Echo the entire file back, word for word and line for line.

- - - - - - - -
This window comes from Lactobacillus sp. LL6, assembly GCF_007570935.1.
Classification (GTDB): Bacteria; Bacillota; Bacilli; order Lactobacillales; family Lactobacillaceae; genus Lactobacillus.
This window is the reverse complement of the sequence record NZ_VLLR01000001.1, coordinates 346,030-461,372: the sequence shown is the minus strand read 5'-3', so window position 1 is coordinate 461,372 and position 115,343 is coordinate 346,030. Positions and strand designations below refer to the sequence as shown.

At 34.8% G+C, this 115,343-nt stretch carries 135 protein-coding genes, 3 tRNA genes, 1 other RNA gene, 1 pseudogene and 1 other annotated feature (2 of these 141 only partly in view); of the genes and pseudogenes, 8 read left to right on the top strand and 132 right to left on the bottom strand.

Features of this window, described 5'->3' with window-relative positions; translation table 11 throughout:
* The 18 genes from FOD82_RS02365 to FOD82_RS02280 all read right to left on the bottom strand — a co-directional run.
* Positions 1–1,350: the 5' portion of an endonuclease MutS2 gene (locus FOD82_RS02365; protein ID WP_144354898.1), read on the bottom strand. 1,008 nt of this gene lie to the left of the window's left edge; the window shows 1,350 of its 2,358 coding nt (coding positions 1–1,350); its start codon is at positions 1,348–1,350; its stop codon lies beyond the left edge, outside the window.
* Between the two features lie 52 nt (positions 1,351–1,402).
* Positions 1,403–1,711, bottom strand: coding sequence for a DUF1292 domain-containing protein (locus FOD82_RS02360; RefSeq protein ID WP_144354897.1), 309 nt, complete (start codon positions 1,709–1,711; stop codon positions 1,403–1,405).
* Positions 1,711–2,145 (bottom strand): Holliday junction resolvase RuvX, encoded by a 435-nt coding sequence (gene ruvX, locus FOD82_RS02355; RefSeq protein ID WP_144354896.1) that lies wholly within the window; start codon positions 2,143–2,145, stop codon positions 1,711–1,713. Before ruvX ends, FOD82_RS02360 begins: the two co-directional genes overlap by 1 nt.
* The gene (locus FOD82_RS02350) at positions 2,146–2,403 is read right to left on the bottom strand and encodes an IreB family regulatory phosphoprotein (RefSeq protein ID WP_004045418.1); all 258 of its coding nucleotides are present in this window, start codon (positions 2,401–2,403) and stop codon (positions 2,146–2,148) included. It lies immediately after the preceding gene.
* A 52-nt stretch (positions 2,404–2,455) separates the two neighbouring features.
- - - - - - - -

This window comes from Lactobacillus sp. LL6, assembly GCF_007570935.1.
Classification (GTDB): Bacteria; Bacillota; Bacilli; order Lactobacillales; family Lactobacillaceae; genus Lactobacillus.
This window is the reverse complement of the sequence record NZ_VLLR01000001.1, coordinates 346,030-461,372: the sequence shown is the minus strand read 5'-3', so window position 1 is coordinate 461,372 and position 115,343 is coordinate 346,030. Positions and strand designations below refer to the sequence as shown.

At 34.8% G+C, this 115,343-nt stretch carries 135 protein-coding genes, 3 tRNA genes, 1 other RNA gene, 1 pseudogene and 1 other annotated feature (2 of these 141 only partly in view); of the genes and pseudogenes, 8 read left to right on the top strand and 132 right to left on the bottom strand.

Features of this window, described 5'->3' with window-relative positions; translation table 11 throughout:
* The 18 genes from FOD82_RS02365 to FOD82_RS02280 all read right to left on the bottom strand — a co-directional run.
* Positions 1–1,350: the 5' portion of an endonuclease MutS2 gene (locus FOD82_RS02365; protein ID WP_144354898.1), read on the bottom strand. 1,008 nt of this gene lie to the left of the window's left edge; the window shows 1,350 of its 2,358 coding nt (coding positions 1–1,350); its start codon is at positions 1,348–1,350; its stop codon lies beyond the left edge, outside the window.
* Between the two features lie 52 nt (positions 1,351–1,402).
* Positions 1,403–1,711, bottom strand: coding sequence for a DUF1292 domain-containing protein (locus FOD82_RS02360; RefSeq protein ID WP_144354897.1), 309 nt, complete (start codon positions 1,709–1,711; stop codon positions 1,403–1,405).
* Positions 1,711–2,145 (bottom strand): Holliday junction resolvase RuvX, encoded by a 435-nt coding sequence (gene ruvX, locus FOD82_RS02355; RefSeq protein ID WP_144354896.1) that lies wholly within the window; start codon positions 2,143–2,145, stop codon positions 1,711–1,713. Before ruvX ends, FOD82_RS02360 begins: the two co-directional genes overlap by 1 nt.
* The gene (locus FOD82_RS02350) at positions 2,146–2,403 is read right to left on the bottom strand and encodes an IreB family regulatory phosphoprotein (RefSeq protein ID WP_004045418.1); all 258 of its coding nucleotides are present in this window, start codon (positions 2,401–2,403) and stop codon (positions 2,146–2,148) included. It lies immediately after the preceding gene.
* A 52-nt stretch (positions 2,404–2,455) separates the two neighbouring features.